On a point of order, Madam Deputy Speaker. We have just agreed to a Prorogation, which will take place later this evening. I wonder whether you could give us some assurance that, this time when we prorogue, Government Members will not be subjected to the sort of abuse that we were subjected to at the last Prorogation ceremony. I sat here, but in the end walked out, so disgusted was I to see Opposition Members on their feet screaming, “Shame!” at hon. Members, pointing, jabbing their fingers and making some awful hand gestures in the direction of Black Rod as she approached, and to hear foul language besides. Perhaps people will not have had quite so much to drink this time—it will not be at 1 o’clock the morning —but we were offered no protection on that day from the Chair. Can you assure us, however, that if we see the same sort of bullying and hectoring behaviour this evening, we will be protected by the Chair this time?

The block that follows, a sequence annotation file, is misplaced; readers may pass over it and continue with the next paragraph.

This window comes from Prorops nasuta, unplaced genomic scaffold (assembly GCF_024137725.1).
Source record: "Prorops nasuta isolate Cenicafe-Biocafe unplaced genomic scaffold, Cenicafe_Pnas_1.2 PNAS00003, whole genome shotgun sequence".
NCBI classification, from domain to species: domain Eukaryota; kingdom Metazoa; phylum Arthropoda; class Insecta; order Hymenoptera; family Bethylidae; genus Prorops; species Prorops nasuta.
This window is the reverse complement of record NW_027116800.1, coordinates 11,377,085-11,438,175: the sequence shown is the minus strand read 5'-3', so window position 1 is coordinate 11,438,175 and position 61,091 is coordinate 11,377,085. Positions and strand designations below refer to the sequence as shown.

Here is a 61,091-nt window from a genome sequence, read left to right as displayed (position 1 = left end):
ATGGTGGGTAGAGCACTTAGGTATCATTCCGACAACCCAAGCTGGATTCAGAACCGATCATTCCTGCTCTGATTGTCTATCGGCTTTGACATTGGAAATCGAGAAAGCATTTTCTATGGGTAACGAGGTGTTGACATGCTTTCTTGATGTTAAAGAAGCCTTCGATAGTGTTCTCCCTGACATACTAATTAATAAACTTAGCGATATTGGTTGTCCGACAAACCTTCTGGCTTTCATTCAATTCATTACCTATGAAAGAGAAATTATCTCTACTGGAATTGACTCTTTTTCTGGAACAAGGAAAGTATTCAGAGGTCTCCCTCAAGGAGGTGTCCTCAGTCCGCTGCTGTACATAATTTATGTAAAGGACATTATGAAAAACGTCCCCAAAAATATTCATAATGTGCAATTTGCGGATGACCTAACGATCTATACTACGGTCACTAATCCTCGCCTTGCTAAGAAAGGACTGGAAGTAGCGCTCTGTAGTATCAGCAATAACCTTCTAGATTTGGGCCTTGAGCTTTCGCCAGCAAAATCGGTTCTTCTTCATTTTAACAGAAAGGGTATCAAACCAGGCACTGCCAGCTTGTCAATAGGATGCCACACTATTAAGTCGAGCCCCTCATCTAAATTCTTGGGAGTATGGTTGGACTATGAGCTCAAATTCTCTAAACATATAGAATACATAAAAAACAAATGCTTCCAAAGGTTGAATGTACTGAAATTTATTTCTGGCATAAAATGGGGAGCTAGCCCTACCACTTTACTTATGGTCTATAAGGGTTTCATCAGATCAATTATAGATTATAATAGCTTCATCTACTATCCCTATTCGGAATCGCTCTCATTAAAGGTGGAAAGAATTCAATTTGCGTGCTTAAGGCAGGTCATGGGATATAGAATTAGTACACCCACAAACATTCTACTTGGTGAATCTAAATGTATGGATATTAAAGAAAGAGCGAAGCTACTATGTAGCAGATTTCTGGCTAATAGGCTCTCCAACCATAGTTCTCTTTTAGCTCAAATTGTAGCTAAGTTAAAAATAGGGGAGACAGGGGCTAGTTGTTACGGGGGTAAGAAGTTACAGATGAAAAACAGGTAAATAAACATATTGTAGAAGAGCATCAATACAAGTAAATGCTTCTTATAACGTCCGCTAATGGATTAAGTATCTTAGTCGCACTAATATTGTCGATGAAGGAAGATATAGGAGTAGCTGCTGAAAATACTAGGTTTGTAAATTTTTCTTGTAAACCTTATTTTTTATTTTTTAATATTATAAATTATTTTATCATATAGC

I thank the hon. Lady for that point of order. I hope that, in this House, we will all respect each other and that we can conduct proceedings in a polite and respectful manner. The hon. Gentleman has put his feelings on the record, as has the hon. Lady. I suggest that we now move on.
Following the ruling of the Supreme Court, Parliament returned early from Prorogation, and we have spent a fortnight now in effect going through action replays of what has already taken place. Has any assessment been made of the cost to the taxpayer of Parliament being here and serving no useful purpose?
I thank the hon. Gentleman for that point of order. Perhaps I should point out, however, that I am sure we would all agree that the debates that take place in our Parliament are always worth while, that the debates over the past few weeks were conducted in the proper fashion on excellent subjects and that all Members who spoke made marvellous contributions. We should now move on to the general debate on baby loss awareness.